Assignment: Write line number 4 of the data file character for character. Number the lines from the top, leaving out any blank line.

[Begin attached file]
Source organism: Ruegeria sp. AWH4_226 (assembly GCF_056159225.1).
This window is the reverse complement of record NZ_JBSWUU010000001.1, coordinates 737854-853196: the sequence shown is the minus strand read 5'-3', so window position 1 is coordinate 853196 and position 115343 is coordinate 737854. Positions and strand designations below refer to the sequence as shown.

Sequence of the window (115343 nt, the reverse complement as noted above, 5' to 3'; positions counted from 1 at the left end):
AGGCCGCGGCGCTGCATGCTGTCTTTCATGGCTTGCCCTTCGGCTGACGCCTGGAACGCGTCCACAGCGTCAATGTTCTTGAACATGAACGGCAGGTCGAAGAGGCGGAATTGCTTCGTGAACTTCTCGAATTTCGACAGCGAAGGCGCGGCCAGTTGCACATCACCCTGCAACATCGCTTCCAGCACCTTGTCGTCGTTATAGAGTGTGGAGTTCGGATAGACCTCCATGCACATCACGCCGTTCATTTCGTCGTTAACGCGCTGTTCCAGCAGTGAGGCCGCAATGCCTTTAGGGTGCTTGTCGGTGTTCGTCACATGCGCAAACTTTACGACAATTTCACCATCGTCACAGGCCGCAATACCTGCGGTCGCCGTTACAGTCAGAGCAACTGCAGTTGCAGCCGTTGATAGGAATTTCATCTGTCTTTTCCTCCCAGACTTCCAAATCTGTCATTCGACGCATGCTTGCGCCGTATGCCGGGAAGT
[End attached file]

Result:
AGGCCGCGGCGCTGCATGCTGTCTTTCATGGCTTGCCCTTCGGCTGACGCCTGGAACGCGTCCACAGCGTCAATGTTCTTGAACATGAACGGCAGGTCGAAGAGGCGGAATTGCTTCGTGAACTTCTCGAATTTCGACAGCGAAGGCGCGGCCAGTTGCACATCACCCTGCAACATCGCTTCCAGCACCTTGTCGTCGTTATAGAGTGTGGAGTTCGGATAGACCTCCATGCACATCACGCCGTTCATTTCGTCGTTAACGCGCTGTTCCAGCAGTGAGGCCGCAATGCCTTTAGGGTGCTTGTCGGTGTTCGTCACATGCGCAAACTTTACGACAATTTCACCATCGTCACAGGCCGCAATACCTGCGGTCGCCGTTACAGTCAGAGCAACTGCAGTTGCAGCCGTTGATAGGAATTTCATCTGTCTTTTCCTCCCAGACTTCCAAATCTGTCATTCGACGCATGCTTGCGCCGTATGCCGGGAAGT